> We have since the beginning of the AWES Forum known that Downbursts are an occasional but still fairly�common event in windfields, a hazard to aviation, but�decades of�research into this topic has�resulted in better safety.� There are several causes and varieties of downburst, but the common reality is�a pronounced inverted wind gradient near the surface. This clearly�suggests that the Makani AWT and related designs must confront a flight failure mode where the boost effect of Dynamic Soaring is aimed at the ground, a risk of a greatly�accelerated plummet to the surface.
          > �
          > Large-scale KiteLab Group AWES�architectures depend on an upper layer of pilot-lifter kite(s), which�seem favored to support hot looping wings, as a tendency to suddenly�plummet in an inverted gradient�is progressively resisted. No such passive corrective exists with Makani's AWT, which�must depend on�better detection�and�faster actuation within tighter load-limits. Of course, any AWES can be forced down; we are talking about a major�relative advantage.
          > �
          > Brian is quite right that�this�questioning is (partly*)�motivated by competitive rivalry between contending�architectures, but badly mistaken in thinking�it improper�to seek to draw out�secretive AWE VCs, especially those enjoying exclusive public subsidies,�into open technical debate. Makani and ARPA-E�may continue to�stonewall, but the debates�can proceed with�Brian playing the valuable role�of surrogate debater for Makani's claims v. KiteLab's critiques.
          > �
          > �
          > Downburst - Wikipedia, the free encyclopedia
          > �
          > *�Lets get the science right!
          >
        • blturner3
          Your suggesting that the Makani wing can t turn fast enough while diving to maintain it s circular path and avoid crashing into the ground if it runs into a
          Message 4 of 4 , May 12 11:12 AM
            Your suggesting that the Makani wing can't turn fast enough while diving to maintain it's circular path and avoid crashing into the ground if it runs into a inverted wind gradient.

            Yes, If a kite does not have enough control authority designed into it that could happen. The same is true of all kites.

            So everyone please note. Design more turning ability than you think you will need and never depend on all of it.

            Get out of the boundary layer and this is one more problem that basically goes away.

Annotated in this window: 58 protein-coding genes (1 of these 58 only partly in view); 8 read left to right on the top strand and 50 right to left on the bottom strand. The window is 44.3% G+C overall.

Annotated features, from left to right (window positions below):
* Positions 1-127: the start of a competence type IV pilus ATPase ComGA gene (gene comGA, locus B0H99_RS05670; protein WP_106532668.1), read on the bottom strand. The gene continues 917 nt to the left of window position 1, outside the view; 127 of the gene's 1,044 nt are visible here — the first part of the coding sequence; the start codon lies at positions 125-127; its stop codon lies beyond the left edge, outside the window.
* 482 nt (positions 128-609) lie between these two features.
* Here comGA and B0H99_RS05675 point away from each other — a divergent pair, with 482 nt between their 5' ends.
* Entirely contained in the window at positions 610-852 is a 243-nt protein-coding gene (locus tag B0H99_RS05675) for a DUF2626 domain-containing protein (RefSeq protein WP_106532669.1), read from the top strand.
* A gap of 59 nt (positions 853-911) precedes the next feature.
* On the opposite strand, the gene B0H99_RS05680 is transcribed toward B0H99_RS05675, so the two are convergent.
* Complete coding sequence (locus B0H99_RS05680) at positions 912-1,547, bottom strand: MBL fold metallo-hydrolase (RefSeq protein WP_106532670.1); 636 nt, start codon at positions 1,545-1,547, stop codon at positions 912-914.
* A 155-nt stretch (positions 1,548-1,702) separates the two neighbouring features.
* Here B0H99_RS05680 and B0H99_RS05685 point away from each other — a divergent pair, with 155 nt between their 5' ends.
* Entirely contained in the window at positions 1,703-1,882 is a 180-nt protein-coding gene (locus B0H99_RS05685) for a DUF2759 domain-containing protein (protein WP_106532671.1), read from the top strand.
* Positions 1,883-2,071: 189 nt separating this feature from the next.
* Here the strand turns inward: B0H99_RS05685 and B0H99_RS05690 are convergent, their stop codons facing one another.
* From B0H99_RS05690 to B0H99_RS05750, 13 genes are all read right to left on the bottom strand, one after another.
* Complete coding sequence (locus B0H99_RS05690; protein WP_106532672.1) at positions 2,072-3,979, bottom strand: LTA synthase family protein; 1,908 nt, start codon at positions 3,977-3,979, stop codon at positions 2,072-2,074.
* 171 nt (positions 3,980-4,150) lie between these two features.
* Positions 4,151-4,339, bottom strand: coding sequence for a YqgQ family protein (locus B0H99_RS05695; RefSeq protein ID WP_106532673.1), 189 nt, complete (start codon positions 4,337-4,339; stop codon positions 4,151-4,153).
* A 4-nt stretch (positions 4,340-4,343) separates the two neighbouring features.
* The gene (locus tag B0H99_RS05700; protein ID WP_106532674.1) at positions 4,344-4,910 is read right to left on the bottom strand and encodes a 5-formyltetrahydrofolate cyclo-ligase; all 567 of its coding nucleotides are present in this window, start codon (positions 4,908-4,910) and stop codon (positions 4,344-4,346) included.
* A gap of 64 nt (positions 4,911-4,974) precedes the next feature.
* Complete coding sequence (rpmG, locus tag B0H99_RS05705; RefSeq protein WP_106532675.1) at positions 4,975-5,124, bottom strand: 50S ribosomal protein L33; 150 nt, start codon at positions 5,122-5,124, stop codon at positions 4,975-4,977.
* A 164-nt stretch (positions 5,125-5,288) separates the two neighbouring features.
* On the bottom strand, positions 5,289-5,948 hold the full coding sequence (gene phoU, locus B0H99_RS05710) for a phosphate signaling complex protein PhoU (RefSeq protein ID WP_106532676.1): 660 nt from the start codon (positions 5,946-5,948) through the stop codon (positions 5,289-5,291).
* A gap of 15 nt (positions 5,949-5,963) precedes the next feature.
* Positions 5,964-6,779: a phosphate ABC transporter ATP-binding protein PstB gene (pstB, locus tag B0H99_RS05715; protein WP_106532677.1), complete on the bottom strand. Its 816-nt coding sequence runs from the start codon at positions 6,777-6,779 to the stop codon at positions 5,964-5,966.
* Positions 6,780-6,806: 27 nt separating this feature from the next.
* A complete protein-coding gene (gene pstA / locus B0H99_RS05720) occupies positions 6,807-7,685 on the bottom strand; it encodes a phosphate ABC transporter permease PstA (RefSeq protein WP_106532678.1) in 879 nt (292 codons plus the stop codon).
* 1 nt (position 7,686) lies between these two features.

Brian

            --- In AirborneWindEnergy@yahoogroups.com, "Doug" <doug@...> wrote:
            >
            > Dave S.:
            > Since you (like me - pot calling the kettle black here...) profess to understand exactly what is required for a successful AWE machine, it baffles me that you could waste one second of your time fixating on what words some other team uses to describe their effort, especially since you seem convinced that their effort will ultimately fail anyway.
            >
            > Why waste a second on someone else's impending failure? Why not stay focused on the performance of your oscillating kite arrays or whatever your certain breakthrough is this week?
            > Then again I should take my own advice - I am doing the same thing to you right now. (sigh).
            >
            > I had better get back to work and make sure I don't waste valuable time on nothingness...
            > :)
            >
            > --- In AirborneWindEnergy@yahoogroups.com, dave santos <santos137@> wrote:
            > >
            > > Brian called for a�discussion of AWE micrometeorology in the context of Makani's AWT Power Curves and claims of "confidence", and lets include similar architectures with identical flight patterns. There is too much past consideration�for a full review here, but some new twists to note, such as a predicted�"Dynamic Plummet" flight mode in inverted wind gradients.
            > > �
            > > Makani has�observed a�Dynamic Soaring effect as its AWT loops up and down in the surface wind gradient. They don't call it that, but distinguish in their Power Curve�measurements�between "wind shear" and no "wind shear", as two crude unquantified windfield states, which we can parse to mean a steeper pronounced gradient v. a less pronounced gradient,�as there is�usually some amount (greater-than-zero)�of increase in windspeed by height. But what about the inverted gradients characteristic of Downbursts, and other wind mechanisms like Katabatic Wind and surface Convective Tails?
            > > �
            > > We have since the beginning of the AWES Forum known that Downbursts are an occasional but still fairly�common event in windfields, a hazard to aviation, but�decades of�research into this topic has�resulted in better safety.� There are several causes and varieties of downburst, but the common reality is�a pronounced inverted wind gradient near the surface. This clearly�suggests that the Makani AWT and related designs must confront a flight failure mode where the boost effect of Dynamic Soaring is aimed at the ground, a risk of a greatly�accelerated plummet to the surface.
            > > �
            > > Large-scale KiteLab Group AWES�architectures depend on an upper layer of pilot-lifter kite(s), which�seem favored to support hot looping wings, as a tendency to suddenly�plummet in an inverted gradient�is progressively resisted. No such passive corrective exists with Makani's AWT, which�must depend on�better detection�and�faster actuation within tighter load-limits. Of course, any AWES can be forced down; we are talking about a major�relative advantage.
            > > �
            > > Brian is quite right that�this�questioning is (partly*)�motivated by competitive rivalry between contending�architectures, but badly mistaken in thinking�it improper�to seek to draw out�secretive AWE VCs, especially those enjoying exclusive public subsidies,�into open technical debate. Makani and ARPA-E�may continue to�stonewall, but the debates�can proceed with�Brian playing the valuable role�of surrogate debater for Makani's claims v. KiteLab's critiques.
            > > �
            > > �
            > > Downburst - Wikipedia, the free encyclopedia
            > > �
            > > *�Lets get the science right!
            > >
            >